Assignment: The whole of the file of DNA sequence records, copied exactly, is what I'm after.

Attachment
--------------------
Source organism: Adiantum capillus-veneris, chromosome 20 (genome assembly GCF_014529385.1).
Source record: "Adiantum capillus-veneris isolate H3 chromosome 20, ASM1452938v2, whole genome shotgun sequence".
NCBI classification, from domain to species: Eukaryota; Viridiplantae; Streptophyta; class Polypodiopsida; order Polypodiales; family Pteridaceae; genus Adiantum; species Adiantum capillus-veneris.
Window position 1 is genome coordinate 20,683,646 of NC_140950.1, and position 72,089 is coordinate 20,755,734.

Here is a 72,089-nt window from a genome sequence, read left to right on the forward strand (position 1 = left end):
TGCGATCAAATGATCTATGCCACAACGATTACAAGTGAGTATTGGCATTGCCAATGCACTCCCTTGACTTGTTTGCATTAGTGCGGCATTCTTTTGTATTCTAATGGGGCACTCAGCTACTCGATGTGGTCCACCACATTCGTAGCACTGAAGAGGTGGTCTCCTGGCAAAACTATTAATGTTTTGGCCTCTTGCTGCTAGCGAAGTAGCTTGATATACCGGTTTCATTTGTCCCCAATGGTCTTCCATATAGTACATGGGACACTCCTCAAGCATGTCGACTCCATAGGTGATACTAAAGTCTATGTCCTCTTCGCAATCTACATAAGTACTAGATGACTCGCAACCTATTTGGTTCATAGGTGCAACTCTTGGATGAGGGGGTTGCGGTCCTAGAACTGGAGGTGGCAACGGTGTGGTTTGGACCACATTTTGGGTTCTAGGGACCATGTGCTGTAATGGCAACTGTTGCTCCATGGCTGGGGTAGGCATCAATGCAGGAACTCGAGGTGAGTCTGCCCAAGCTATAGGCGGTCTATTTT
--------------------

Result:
Source organism: Adiantum capillus-veneris, chromosome 20 (genome assembly GCF_014529385.1).
Source record: "Adiantum capillus-veneris isolate H3 chromosome 20, ASM1452938v2, whole genome shotgun sequence".
NCBI classification, from domain to species: Eukaryota; Viridiplantae; Streptophyta; class Polypodiopsida; order Polypodiales; family Pteridaceae; genus Adiantum; species Adiantum capillus-veneris.
Window position 1 is genome coordinate 20,683,646 of NC_140950.1, and position 72,089 is coordinate 20,755,734.

Here is a 72,089-nt window from a genome sequence, read left to right on the forward strand (position 1 = left end):
TGCGATCAAATGATCTATGCCACAACGATTACAAGTGAGTATTGGCATTGCCAATGCACTCCCTTGACTTGTTTGCATTAGTGCGGCATTCTTTTGTATTCTAATGGGGCACTCAGCTACTCGATGTGGTCCACCACATTCGTAGCACTGAAGAGGTGGTCTCCTGGCAAAACTATTAATGTTTTGGCCTCTTGCTGCTAGCGAAGTAGCTTGATATACCGGTTTCATTTGTCCCCAATGGTCTTCCATATAGTACATGGGACACTCCTCAAGCATGTCGACTCCATAGGTGATACTAAAGTCTATGTCCTCTTCGCAATCTACATAAGTACTAGATGACTCGCAACCTATTTGGTTCATAGGTGCAACTCTTGGATGAGGGGGTTGCGGTCCTAGAACTGGAGGTGGCAACGGTGTGGTTTGGACCACATTTTGGGTTCTAGGGACCATGTGCTGTAATGGCAACTGTTGCTCCATGGCTGGGGTAGGCATCAATGCAGGAACTCGAGGTGAGTCTGCCCAAGCTATAGGCGGTCTATTTT